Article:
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Bartello twins found success off the screen and on the track
The exciting and quite successful running careers of the Bartello twins, Laguna Hills track stars Brianna and Marissa, began in an unusual place.
They weren’t even a year old when they made their film debut playing one baby in a kids show, “Big Bad Beetleborgs.” Think “Power Rangers,” only younger.
“I was the happy baby,” Brianna said laughing while sister Marissa smiled. “Marissa was the crying baby.”
They both had bit parts in several TV series, including “The Mentalist” and “Big Love,” but it was in “The Middle,” the ABC sitcom about a whacky middle class, middle-America family, where they first put on track shoes. They played teammates of the sitcom’s daughter in a handful of episodes.
And thus, two athletic careers were born. After playing soccer for eight years together, Brianna bowed out of the sport because of concussion concerns. Her sister did likewise in support and they went looking for a new sport.
“Something without balls,” Brianna said.
They joined the cross country and track teams at Laguna Hills, and have been at the front of their distance events ever since.
Brianna has been ranked in the national top 100 the last two seasons in four events - the 800 meters (2:15.70), mile (5:02.93), 1,600 (5:01.03) and 3,200 (11:09.08). Marissa, who is three minutes older, has been ranked in the 3,200 (10:49.48) and 2,000-meter steeplechase (7:09.89).
In 2014, Brianna won the CIF-SS Division 3 cross country title (17:17) and Marissa was fourth (17:50), and went on to finish fourth and sixth, respectively, at the CIF State meet. They both finished in the top 10 in 2013.
In the 2014 track season, Brianna was third in the Division 3 1,500 and Marissa fourth in the 3,200. In the recent Orange County Championships, Marissa won the 1,600 title and Brianna was third in the 800.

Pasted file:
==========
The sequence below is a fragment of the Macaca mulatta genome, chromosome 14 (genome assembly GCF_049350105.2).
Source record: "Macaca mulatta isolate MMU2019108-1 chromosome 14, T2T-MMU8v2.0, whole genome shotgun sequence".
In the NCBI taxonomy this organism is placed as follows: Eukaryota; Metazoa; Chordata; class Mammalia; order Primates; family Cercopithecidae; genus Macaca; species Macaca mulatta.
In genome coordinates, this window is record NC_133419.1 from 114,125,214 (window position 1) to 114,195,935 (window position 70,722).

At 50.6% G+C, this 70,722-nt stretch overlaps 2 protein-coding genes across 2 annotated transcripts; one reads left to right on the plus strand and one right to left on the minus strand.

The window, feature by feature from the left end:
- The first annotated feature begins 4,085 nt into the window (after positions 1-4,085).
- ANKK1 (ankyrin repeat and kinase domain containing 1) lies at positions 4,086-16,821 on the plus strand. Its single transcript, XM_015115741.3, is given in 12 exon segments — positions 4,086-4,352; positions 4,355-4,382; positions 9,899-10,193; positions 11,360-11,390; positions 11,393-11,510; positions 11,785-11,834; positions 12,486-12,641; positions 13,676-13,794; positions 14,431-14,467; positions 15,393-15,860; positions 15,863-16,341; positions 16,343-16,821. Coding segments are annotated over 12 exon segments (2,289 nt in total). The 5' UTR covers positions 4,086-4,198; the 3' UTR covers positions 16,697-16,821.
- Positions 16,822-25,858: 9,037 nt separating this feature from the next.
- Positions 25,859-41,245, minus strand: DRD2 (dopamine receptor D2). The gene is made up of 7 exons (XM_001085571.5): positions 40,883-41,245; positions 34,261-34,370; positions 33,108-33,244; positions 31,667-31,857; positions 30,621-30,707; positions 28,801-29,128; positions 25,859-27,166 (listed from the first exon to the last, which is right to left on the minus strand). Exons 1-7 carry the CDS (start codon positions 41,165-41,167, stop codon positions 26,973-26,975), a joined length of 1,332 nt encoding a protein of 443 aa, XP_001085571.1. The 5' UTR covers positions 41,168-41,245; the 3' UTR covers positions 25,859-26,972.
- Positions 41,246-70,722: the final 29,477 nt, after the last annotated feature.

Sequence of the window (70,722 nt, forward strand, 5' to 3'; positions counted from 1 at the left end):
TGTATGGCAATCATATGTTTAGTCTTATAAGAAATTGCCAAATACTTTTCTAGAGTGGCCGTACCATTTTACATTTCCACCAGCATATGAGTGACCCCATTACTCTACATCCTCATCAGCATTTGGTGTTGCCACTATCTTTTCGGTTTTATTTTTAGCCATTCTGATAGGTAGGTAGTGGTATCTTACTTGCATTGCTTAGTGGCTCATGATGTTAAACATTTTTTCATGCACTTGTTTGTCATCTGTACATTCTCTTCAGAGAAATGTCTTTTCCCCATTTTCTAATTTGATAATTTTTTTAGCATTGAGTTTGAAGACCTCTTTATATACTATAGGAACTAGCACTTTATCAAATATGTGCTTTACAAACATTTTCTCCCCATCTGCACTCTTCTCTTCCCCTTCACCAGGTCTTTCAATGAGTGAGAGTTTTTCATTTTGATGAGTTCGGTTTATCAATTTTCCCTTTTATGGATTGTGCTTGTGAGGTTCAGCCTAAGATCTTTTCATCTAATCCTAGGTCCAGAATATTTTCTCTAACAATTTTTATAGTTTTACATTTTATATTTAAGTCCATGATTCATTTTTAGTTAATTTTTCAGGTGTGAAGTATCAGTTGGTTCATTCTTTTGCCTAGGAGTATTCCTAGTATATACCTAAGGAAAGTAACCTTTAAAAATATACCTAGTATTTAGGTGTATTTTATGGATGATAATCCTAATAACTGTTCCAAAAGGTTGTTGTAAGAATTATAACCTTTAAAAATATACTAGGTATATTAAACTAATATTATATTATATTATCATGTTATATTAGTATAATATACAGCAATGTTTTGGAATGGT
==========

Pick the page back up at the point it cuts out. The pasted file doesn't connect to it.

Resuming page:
At New York Relays last month, Marissa finished second in the steeplechase and Brianna fourth in the Dream Mile. They’re contenders for titles and medals at a series of championship meets the next seven weeks, including the CIF-SS and CIF State meets and two major invitationals.
“I don’t know if we thought we would love running and competing as much as we do.” Marissa said. “It’s really been a wonderful thing.”
“As a freshman, I thought it would be a great way to get started in school activities and make friends,” said Brianna. “By our sophomore year, the team had become like a family.”
Laguna Hills cross country coach Christopher Lynch, a former CIF champion for his alma mater and a standout at UCLA for legendary coach Bob Larsen, went into coaching after college and has been at the school since 1997.
“The first year in the program, I knew they would become very good runners,” he said. “They were having fun, but they also showed a lot of focus and dedication.
“They’re physically different even if they can run the same events and produce similar times. I like to say Brianna is a Corvette, because she has great speed, and Marissa is a Jeep. She’ll run over and through things.”
The twins’ running success led them to leave acting behind.
“We liked it,” Marissa said. “Our parents started us in it, but we actually wanted to continue it more than our parents because it was a lot of fun.”
“But it was difficult fitting it into high school,” Brianna said. “There would be calls to spend three days on a show, which is missing a lot of school and practice, and we really enjoyed cross country. Maybe we’ll pick it up again after college.”
Like most runners, the twins are starting to whittle down their schedule to their best events, Brianna plans to run the 800 and 1,600 but may drop the 800 after the CIF-SS meet so she can concentrate on the metric mile, the 1,500-meter run. Marissa will likely compete in the 3,200 and the steeplechase; the latter has become her favorite event.
Then it’s off to college, and not surprisingly, together. They were recruited by numerous Division I schools but wanted to attend a Christian-based college.
They decided to follow their sister, Daniell, to Point Loma Nazarene University, a small campus of around 3,000 in San Diego that is a Division II school that competes in many meets with Division I schools.
“The school has a great atmosphere, and we wanted to stay rooted to where we grew up,” Marissa said.
“I think it’s a great choice,” Lynch said. “It’s a quality program and they’ll get their chance to compete in all of the major meets.”
If they develop into great college runners, they will join some other notable twins in sports, including tennis’ Mike and Bob Bryan, skiers Steve and Phil Mahre, and the Collins and Lopez twins in the NBA.
They’re definitely on the right pace, and as history shows, they do have the background to someday star in their own movie.
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